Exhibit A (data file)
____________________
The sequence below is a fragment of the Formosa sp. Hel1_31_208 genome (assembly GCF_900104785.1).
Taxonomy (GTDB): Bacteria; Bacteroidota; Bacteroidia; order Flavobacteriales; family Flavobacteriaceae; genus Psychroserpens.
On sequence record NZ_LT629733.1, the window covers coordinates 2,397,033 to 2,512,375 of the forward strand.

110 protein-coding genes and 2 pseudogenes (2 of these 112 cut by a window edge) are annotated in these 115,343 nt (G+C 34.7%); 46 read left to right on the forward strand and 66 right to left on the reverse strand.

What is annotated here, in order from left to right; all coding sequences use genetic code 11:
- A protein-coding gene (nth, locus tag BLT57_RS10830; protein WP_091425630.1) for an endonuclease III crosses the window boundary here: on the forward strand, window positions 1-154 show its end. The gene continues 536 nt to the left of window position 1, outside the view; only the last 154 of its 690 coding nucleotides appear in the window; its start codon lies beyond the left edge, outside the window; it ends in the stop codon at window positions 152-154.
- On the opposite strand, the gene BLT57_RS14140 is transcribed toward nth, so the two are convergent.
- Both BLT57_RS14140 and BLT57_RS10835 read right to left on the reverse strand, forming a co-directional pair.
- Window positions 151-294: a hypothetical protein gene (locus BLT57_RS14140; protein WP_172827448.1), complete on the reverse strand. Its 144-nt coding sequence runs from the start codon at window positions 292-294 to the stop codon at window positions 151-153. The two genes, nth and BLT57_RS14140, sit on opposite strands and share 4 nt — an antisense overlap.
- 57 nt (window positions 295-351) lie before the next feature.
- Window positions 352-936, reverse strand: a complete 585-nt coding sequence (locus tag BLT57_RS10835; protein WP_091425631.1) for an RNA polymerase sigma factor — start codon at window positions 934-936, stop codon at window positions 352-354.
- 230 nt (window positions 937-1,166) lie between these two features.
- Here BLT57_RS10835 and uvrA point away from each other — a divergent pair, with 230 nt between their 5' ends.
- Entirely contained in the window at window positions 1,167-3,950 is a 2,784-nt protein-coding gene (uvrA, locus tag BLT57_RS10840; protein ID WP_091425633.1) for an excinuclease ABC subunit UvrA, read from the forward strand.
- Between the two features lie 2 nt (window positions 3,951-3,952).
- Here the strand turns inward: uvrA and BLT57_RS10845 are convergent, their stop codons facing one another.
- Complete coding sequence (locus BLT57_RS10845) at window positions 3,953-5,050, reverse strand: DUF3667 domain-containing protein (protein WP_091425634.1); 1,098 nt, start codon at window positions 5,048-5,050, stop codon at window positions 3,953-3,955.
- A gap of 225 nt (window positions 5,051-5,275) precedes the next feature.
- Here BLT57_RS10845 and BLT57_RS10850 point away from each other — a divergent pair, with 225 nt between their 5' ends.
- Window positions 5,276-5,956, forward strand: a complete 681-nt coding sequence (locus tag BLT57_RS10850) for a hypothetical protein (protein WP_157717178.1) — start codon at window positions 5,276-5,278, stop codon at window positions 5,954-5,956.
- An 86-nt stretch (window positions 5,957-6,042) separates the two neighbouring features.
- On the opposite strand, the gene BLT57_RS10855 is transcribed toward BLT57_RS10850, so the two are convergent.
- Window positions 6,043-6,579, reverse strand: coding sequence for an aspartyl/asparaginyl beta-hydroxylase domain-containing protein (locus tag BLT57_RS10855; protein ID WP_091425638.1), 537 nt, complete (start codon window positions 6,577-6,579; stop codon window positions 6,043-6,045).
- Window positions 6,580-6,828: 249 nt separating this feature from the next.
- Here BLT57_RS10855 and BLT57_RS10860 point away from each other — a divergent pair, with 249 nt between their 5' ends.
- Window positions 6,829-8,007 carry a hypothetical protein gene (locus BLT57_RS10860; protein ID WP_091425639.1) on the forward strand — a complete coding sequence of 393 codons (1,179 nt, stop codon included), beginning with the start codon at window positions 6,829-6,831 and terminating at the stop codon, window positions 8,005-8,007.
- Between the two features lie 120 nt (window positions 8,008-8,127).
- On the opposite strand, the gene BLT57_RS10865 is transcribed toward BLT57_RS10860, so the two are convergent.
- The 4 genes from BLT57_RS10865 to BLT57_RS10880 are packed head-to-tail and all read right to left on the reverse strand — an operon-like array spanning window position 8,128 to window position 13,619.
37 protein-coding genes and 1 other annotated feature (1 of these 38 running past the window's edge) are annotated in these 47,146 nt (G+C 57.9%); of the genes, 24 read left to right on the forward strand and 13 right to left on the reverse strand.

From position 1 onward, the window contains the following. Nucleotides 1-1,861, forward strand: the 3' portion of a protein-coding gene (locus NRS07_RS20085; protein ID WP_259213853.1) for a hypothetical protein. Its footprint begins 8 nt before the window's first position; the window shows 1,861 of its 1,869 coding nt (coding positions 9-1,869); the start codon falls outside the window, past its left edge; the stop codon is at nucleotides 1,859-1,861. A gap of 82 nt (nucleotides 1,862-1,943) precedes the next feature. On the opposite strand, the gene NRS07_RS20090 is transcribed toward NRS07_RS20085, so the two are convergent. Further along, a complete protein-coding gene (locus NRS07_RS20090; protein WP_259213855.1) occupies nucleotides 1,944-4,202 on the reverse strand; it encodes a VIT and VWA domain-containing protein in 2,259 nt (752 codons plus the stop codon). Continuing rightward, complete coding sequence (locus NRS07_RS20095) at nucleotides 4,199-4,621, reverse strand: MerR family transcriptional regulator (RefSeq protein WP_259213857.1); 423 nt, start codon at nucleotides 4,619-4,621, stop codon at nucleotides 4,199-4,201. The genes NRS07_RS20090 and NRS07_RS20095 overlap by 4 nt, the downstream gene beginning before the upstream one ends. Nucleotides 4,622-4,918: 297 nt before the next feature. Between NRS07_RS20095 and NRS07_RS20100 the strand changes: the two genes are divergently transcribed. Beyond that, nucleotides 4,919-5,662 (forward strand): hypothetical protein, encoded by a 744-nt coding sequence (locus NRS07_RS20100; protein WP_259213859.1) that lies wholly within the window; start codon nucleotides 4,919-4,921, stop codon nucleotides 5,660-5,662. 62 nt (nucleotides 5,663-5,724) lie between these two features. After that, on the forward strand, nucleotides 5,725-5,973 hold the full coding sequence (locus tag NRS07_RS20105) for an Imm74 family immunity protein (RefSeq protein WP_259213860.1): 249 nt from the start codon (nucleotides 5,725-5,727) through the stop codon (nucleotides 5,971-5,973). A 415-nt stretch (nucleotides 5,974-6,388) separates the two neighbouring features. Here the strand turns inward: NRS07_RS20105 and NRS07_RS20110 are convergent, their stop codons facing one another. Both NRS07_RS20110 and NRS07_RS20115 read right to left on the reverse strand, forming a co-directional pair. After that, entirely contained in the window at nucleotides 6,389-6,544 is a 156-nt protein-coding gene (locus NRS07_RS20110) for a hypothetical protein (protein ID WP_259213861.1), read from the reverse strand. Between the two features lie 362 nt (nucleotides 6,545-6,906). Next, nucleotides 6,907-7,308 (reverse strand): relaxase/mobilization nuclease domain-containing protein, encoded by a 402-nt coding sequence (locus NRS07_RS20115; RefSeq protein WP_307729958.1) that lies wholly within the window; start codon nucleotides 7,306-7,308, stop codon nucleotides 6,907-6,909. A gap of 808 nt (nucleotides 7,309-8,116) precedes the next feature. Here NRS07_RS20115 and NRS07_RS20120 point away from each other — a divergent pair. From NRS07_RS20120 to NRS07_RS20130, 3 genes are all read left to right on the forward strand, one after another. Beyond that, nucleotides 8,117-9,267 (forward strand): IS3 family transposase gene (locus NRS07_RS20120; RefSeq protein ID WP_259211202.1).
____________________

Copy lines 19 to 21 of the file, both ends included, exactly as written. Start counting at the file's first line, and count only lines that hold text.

- Here BLT57_RS10845 and BLT57_RS10850 point away from each other — a divergent pair, with 225 nt between their 5' ends.
- Window positions 5,276-5,956, forward strand: a complete 681-nt coding sequence (locus tag BLT57_RS10850) for a hypothetical protein (protein WP_157717178.1) — start codon at window positions 5,276-5,278, stop codon at window positions 5,954-5,956.
- An 86-nt stretch (window positions 5,957-6,042) separates the two neighbouring features.